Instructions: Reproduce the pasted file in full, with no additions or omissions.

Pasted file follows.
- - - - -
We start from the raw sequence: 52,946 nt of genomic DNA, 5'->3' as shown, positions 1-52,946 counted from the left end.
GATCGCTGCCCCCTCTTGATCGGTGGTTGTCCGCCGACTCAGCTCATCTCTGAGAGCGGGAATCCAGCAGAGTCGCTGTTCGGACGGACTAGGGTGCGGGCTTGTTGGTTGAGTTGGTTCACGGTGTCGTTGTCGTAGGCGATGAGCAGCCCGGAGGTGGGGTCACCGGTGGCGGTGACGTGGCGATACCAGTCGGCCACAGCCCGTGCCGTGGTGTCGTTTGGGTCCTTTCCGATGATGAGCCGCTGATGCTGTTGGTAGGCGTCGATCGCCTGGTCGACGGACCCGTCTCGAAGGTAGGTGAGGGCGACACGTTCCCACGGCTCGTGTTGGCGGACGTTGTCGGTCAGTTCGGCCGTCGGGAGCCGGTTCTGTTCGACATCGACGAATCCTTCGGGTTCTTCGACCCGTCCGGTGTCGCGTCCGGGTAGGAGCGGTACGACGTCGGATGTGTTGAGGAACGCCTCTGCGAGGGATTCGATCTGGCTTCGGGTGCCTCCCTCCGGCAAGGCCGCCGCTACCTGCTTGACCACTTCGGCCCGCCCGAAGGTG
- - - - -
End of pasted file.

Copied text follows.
We start from the raw sequence: 52,946 nt of genomic DNA, 5'->3' as shown, positions 1-52,946 counted from the left end.
GATCGCTGCCCCCTCTTGATCGGTGGTTGTCCGCCGACTCAGCTCATCTCTGAGAGCGGGAATCCAGCAGAGTCGCTGTTCGGACGGACTAGGGTGCGGGCTTGTTGGTTGAGTTGGTTCACGGTGTCGTTGTCGTAGGCGATGAGCAGCCCGGAGGTGGGGTCACCGGTGGCGGTGACGTGGCGATACCAGTCGGCCACAGCCCGTGCCGTGGTGTCGTTTGGGTCCTTTCCGATGATGAGCCGCTGATGCTGTTGGTAGGCGTCGATCGCCTGGTCGACGGACCCGTCTCGAAGGTAGGTGAGGGCGACACGTTCCCACGGCTCGTGTTGGCGGACGTTGTCGGTCAGTTCGGCCGTCGGGAGCCGGTTCTGTTCGACATCGACGAATCCTTCGGGTTCTTCGACCCGTCCGGTGTCGCGTCCGGGTAGGAGCGGTACGACGTCGGATGTGTTGAGGAACGCCTCTGCGAGGGATTCGATCTGGCTTCGGGTGCCTCCCTCCGGCAAGGCCGCCGCTACCTGCTTGACCACTTCGGCCCGCCCGAAGGTG